A day after Luis Suarez bit Giorgio Chiellini, the little Uruguayan finds himself, improbably, on the moral high ground.
Not due to anything he has done, of course. Biting an opponent is wrong. He knows that; so does everyone else.
But how wrong is it? You would think, listening to the intemperate reaction of the BBC’s suite of pundits, that it put him in the Harold Shipman league of criminals.
Alan Shearer says that Suarez should be banned “for as long as possible.” (Is that until death or does it include any potential after-life, Alan?)
I wonder what Shearer would say if Suarez had, instead of biting an opponent, which caused Chiellini almost no discomfort, kicked a player in the face when they were lying on the ground. Considering that sort of attack would inevitably have greater force and greater chance of injury, that must be worse, right?
Of course, lovers of English football will know that I am referring to Shearer’s own attack on Neil Lennon during a match between Newcastle and Leicester City in 1998. Shearer, then England captain, received no punishment for the incident. An enquiry, which heard from then-England manager Glenn Hoddle, decided there was nothing much in it.
As Shearer was England’s most important player at that time, the FA saying that he was not guilty had more than a faint whiff of self-interest about it. An England captain, it was decided, would not do that sort of thing. Shearer, reported the enquiry, “swinging out with his left leg was a genuine attempt to free himself.” Which is a bit like the old joke by Bill Hicks about the officers who attacked Rodney King, saying that if you played the tape backwards you could see the officers helping King up and sending him on his way.
Sitting alongside Shearer was Robbie Savage, who had got away with kicking opponents “so many times,” according to Thierry Henry. Savage said that Suarez should “never play international football again” which, considering he is 27 years old, would amount to a ban of anything up to 10 years.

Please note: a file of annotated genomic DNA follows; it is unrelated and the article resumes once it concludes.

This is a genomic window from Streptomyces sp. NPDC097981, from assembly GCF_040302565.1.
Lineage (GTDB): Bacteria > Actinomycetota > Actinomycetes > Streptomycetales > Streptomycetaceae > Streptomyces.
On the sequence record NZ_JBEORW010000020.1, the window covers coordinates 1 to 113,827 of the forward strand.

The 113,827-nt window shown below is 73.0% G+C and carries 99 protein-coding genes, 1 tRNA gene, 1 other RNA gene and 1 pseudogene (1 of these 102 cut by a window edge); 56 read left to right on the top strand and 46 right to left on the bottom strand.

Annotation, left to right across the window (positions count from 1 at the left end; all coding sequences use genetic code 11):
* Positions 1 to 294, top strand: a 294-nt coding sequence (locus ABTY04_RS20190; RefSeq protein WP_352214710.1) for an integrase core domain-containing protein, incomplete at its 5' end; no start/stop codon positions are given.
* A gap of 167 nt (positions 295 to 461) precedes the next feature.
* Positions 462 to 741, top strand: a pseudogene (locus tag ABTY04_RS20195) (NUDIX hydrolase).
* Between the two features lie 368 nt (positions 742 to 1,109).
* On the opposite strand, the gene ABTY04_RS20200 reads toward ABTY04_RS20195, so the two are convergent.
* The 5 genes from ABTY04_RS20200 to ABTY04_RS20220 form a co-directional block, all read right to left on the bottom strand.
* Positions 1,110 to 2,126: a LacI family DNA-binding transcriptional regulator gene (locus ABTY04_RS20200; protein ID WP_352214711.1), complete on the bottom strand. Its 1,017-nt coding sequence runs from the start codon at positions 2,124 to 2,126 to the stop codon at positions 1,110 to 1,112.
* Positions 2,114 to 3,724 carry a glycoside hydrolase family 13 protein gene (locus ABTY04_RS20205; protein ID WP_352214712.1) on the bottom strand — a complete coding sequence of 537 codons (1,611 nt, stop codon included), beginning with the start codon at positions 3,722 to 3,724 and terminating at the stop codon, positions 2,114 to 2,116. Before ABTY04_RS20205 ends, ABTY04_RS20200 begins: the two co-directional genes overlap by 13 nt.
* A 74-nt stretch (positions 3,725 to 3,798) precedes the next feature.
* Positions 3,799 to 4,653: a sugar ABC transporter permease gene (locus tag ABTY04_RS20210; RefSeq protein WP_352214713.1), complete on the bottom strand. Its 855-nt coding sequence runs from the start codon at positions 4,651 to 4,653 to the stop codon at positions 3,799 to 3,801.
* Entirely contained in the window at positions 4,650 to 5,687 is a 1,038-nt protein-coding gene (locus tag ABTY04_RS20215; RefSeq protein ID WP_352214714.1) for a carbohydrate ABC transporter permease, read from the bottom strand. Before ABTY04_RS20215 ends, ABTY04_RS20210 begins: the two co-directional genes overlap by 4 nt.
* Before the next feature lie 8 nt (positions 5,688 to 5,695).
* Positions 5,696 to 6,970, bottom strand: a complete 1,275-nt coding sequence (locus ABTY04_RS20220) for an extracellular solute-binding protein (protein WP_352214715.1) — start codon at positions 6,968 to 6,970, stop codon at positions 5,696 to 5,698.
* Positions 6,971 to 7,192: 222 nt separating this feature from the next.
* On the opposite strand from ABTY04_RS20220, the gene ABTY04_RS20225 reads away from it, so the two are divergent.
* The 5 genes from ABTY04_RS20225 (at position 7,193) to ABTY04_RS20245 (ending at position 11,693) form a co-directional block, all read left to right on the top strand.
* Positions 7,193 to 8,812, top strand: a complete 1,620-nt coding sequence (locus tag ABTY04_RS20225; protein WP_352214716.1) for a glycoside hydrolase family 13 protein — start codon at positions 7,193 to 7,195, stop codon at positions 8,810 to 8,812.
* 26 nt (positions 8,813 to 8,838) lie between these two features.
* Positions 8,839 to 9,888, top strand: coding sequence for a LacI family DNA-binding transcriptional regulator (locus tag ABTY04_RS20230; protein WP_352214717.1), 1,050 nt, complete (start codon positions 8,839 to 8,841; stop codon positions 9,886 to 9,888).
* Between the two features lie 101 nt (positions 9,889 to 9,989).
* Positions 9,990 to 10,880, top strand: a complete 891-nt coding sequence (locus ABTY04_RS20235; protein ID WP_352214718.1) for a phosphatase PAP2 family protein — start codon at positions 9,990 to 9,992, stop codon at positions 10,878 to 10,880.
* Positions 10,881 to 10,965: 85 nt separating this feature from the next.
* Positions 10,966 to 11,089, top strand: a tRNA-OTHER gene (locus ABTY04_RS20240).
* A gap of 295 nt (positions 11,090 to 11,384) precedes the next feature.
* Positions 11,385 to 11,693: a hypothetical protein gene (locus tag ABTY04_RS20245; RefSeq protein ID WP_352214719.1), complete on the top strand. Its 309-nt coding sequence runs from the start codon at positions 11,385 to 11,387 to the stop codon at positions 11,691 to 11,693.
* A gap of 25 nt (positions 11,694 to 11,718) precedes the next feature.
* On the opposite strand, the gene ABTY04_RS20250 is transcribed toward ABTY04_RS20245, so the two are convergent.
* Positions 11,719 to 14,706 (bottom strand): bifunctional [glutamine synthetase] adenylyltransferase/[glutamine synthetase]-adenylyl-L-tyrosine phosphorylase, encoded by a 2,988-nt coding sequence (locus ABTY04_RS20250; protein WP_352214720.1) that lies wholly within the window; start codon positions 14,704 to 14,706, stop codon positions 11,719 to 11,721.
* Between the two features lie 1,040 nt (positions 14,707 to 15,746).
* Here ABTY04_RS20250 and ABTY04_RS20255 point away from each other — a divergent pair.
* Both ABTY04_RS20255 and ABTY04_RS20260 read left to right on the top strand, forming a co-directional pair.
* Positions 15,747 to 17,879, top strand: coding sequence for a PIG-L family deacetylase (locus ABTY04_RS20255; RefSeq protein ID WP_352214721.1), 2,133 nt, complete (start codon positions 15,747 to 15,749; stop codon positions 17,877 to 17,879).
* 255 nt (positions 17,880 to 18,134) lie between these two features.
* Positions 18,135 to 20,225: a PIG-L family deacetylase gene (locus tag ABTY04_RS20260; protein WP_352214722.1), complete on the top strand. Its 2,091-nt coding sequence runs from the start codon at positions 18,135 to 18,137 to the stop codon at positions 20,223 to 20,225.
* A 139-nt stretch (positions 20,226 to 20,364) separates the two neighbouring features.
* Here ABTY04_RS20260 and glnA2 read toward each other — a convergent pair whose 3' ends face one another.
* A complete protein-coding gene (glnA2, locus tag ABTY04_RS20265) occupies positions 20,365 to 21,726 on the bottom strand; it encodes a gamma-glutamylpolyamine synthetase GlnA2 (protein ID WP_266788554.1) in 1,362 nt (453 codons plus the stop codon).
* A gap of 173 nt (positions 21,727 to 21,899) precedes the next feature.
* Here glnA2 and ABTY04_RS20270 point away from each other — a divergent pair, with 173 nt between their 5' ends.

That would be by far the worst punishment for any player in the history of football, worse than Eric Cantona’s nine month ban after he karate-kicked a Crystal Palace fan in 1995.
These double standards typify the British approach to punditry, where our lads are forgiven whenever they err in judgement, where the foreign player, such as Suarez, gets met with fury and calls for him to be driven out of the game. This lingering feeling of British exceptionalism, that we don’t dive, and are morally more upstanding, in the face of all evidence to the contrary, is part of the reason that other teams inevitably seem to play that little bit better against us.
(That, and our war-mongering. One of the main reasons Maradona was so motivated to do well against England in the 1986 World Cup was in response to the injustices meted out to his countrymen during the Falklands War. Therefore, while his second goal, where he took on the entire England team is more celebrated, his Hand of God goal, where he hand-balled into the ball into the net, is his personal favourite.)
While Shearer and Savage declare that Suarez should be banned for anywhere between life and as long as possible (whichever is longer) they should be honest and admit that this incident, while unsavoury, is no worse than the darker moments of their own careers. And perhaps they should spend less time attacking Suarez and more time contemplating why Uruguay, a country of fewer than four million people, should produce a football team which, according to the evidence of last Thursday, is comfortably better than our own.